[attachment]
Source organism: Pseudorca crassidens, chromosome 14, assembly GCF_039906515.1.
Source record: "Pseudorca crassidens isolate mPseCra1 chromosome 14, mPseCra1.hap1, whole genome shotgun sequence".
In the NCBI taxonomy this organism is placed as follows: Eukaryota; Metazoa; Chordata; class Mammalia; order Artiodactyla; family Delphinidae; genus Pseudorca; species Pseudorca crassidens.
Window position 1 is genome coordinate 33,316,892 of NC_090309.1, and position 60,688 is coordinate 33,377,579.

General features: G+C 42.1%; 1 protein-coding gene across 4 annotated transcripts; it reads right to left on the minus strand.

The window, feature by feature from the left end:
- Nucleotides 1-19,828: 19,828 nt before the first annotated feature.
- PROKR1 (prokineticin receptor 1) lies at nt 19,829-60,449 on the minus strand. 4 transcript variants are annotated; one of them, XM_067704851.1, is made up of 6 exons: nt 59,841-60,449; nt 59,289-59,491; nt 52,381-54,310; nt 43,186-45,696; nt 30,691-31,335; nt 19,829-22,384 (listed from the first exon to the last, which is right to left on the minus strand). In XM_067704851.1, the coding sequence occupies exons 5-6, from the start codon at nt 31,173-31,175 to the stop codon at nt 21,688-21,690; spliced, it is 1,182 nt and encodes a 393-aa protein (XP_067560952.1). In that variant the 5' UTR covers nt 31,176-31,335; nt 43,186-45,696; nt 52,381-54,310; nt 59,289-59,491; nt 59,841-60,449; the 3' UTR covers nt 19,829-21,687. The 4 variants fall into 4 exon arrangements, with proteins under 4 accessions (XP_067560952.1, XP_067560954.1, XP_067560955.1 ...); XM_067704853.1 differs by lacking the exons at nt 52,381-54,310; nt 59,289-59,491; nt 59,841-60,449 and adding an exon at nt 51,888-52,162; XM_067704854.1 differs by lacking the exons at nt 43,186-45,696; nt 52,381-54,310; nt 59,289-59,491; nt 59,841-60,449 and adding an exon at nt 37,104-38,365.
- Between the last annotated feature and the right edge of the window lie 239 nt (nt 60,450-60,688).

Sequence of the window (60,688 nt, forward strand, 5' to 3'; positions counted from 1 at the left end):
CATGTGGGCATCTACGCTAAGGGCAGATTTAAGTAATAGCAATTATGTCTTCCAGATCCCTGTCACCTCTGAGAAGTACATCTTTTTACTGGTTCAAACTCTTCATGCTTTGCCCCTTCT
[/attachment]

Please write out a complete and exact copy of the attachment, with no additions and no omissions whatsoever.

Source organism: Pseudorca crassidens, chromosome 14, assembly GCF_039906515.1.
Source record: "Pseudorca crassidens isolate mPseCra1 chromosome 14, mPseCra1.hap1, whole genome shotgun sequence".
In the NCBI taxonomy this organism is placed as follows: Eukaryota; Metazoa; Chordata; class Mammalia; order Artiodactyla; family Delphinidae; genus Pseudorca; species Pseudorca crassidens.
Window position 1 is genome coordinate 33,316,892 of NC_090309.1, and position 60,688 is coordinate 33,377,579.

General features: G+C 42.1%; 1 protein-coding gene across 4 annotated transcripts; it reads right to left on the minus strand.

The window, feature by feature from the left end:
- Nucleotides 1-19,828: 19,828 nt before the first annotated feature.
- PROKR1 (prokineticin receptor 1) lies at nt 19,829-60,449 on the minus strand. 4 transcript variants are annotated; one of them, XM_067704851.1, is made up of 6 exons: nt 59,841-60,449; nt 59,289-59,491; nt 52,381-54,310; nt 43,186-45,696; nt 30,691-31,335; nt 19,829-22,384 (listed from the first exon to the last, which is right to left on the minus strand). In XM_067704851.1, the coding sequence occupies exons 5-6, from the start codon at nt 31,173-31,175 to the stop codon at nt 21,688-21,690; spliced, it is 1,182 nt and encodes a 393-aa protein (XP_067560952.1). In that variant the 5' UTR covers nt 31,176-31,335; nt 43,186-45,696; nt 52,381-54,310; nt 59,289-59,491; nt 59,841-60,449; the 3' UTR covers nt 19,829-21,687. The 4 variants fall into 4 exon arrangements, with proteins under 4 accessions (XP_067560952.1, XP_067560954.1, XP_067560955.1 ...); XM_067704853.1 differs by lacking the exons at nt 52,381-54,310; nt 59,289-59,491; nt 59,841-60,449 and adding an exon at nt 51,888-52,162; XM_067704854.1 differs by lacking the exons at nt 43,186-45,696; nt 52,381-54,310; nt 59,289-59,491; nt 59,841-60,449 and adding an exon at nt 37,104-38,365.
- Between the last annotated feature and the right edge of the window lie 239 nt (nt 60,450-60,688).

Sequence of the window (60,688 nt, forward strand, 5' to 3'; positions counted from 1 at the left end):
CATGTGGGCATCTACGCTAAGGGCAGATTTAAGTAATAGCAATTATGTCTTCCAGATCCCTGTCACCTCTGAGAAGTACATCTTTTTACTGGTTCAAACTCTTCATGCTTTGCCCCTTCT